Initially, Municipal Governments front-ended residential development costs (streets, sewage, infrastructure, etc.) and recouped their major investment through property taxes, permit fees, etc. But the condo concept materially changed all that thinking, when Governments realized that builders could be required to do all that on their (“developer’s”) dollars delivering net positive development revenue streams for the Municipal Government.
Developments become POTLs with “private assets” such as the roadway, lights, snow plowing in winter, insurances, etc. and constitute a new positive cash stream from day one. Municipalities pick up garbage, but everything else is the condo corporation’s responsibility. POTLs are after all, “Private Property“, each with their own governance.
Municipalities pass all of these huge costs off to developers and receive Permit Fees, hook-up fees, educational levies, and a list of other cash streams plus property taxes forever! This is really how our society has and should have evolved.
It is tragic that our governments, collectively didn’t realize that the resulting corporations, many of which (especially in the high-rise industry manage major cashflow, budgets, challenges and demands requiring sound acumen to keep the corporation lawful and capitalized) to “Volunteer Owners” with only basic skill and/or experience levels (18 years old, not undischarged bankrupt, and mentally stable – that’s it!).
I’ve been working on a book and documentary about just how dysfunctional Condoland is from the ground up, but I’ve been facing lawyers falsely alleging outrageous conduct by me that anyone that knows me would know to be false, for a year now and that has dominated my time in my first year of retirement. Honestly, I have never had to work as hard as I have since retiring!
My situation reflects a consistent vibe in the industry that I’ve observed for decades.
I got involved in condos shortly after condos were introduced in law and Canada’s most prolific developers (“Reichmann’s” of Olympia York Developments).
I’ve never tried to hide my lack of formal education in my prominent blogs that have been popular for decades. I get it . . . I’m a salesman, but I’m not your run-of-the-mill “salesman” like Herb Tarlic on “WKRP in Cincinnati“! I’m dating myself here but suffice to say that all salesman have been lumped into this nest of liars usually referred to as “used car salespeople” but implied across the board.
Condominiums and the Condo Lifestyle are wholly based on “Rules” and undertaking by Owners when purchasing into them, that they will abide by these Rules and Regulations.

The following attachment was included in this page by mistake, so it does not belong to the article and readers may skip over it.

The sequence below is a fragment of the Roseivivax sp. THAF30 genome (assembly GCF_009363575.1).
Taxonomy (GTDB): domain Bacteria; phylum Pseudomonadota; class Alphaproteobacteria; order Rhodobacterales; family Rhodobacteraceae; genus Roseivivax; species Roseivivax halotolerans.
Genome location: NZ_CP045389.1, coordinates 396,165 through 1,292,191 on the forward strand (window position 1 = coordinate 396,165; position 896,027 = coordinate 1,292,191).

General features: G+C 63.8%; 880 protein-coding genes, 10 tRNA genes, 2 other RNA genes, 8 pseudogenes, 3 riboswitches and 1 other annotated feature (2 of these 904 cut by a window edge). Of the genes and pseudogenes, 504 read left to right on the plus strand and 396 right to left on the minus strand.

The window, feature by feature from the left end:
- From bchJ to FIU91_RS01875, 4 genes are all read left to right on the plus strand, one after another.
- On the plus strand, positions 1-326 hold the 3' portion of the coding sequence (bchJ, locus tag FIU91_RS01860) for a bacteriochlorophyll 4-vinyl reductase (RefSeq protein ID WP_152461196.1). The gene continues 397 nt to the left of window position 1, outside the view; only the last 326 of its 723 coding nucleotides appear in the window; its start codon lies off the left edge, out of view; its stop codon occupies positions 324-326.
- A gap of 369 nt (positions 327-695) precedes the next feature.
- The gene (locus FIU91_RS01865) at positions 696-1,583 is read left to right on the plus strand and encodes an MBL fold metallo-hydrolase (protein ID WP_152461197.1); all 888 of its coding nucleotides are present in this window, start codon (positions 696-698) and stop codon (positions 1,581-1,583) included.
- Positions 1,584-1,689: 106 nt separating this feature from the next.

This is where much of the trouble evolves from in Condoland . . . . Buyers not understanding what they are getting into and even worse buyers thinking they can simply “as Municipal Governments to change the legal designation of a condo and take over the street” in the case of a POTL.
POTLs are NOT the street (for example). POTLs are simply corporation’s who’s assets are limited to what the Disclosure Statements, Declaration, Rules, By-Laws and Budgets (collectively “Bundle of Documents“) that any and every buyer, (in perpetuity) is required to sign acknowledgement of having read and agreed to.
The problem is that many Buyers and even their lawyers are ignorant of this foundational difference with the condo lifestyle.
So buyers become frustrated and choose to take their frustrations out on the volunteer board of directors and/or property manager introducing a truly “toxic environment” that is contradictory to the very heart of the concept.
The Internet is full of nightmare stories of property management companies stealing from these major cash-flow corporation (run by uneducated and uninformed consumer volunteers).
Well intentioned volunteer Owners quickly become overwhelmed and turned off! Many many condos can’t even get enough interest from within their ownership base (unit owners) to form a Quorum to legally even hold the corporation’s Annual General Meeting (“AGM“)!
Let’s face it . . . . . . Condoland is in Crisis (title of my upcoming book and documentary) on multiple fronts and on multiple levels, all of which detrimental to its owners!
So, if I can convey one thought today that triggers some conscious time reflecting on what it is you have bought into, or considering buying into, it is to start with a little self-reflection including but not limited to : “am I comfortable living with rules“.
I’ve recently observed that many consumers in Ontario are comfortable forfeiting their garage parking (in high-rise condos parking spaces are still consider jewels and critically important for resident owners even if they don’t have cars as they can rent them out and when they ultimately sell the unit the buyers will see it as such also).
I’m always amazed to observe how many detached houses that I drive by, despite having garages, seem to “prefer” to park in their driveway. As an owner of an expensive “high end” automobile I can confess to never leaving my car exposed to the elements and/or vandals, period. I can’t get my head around people having parking spaces but not using them, seemingly preferring to use their garages as storage lockers (isn’t that what basements are for?).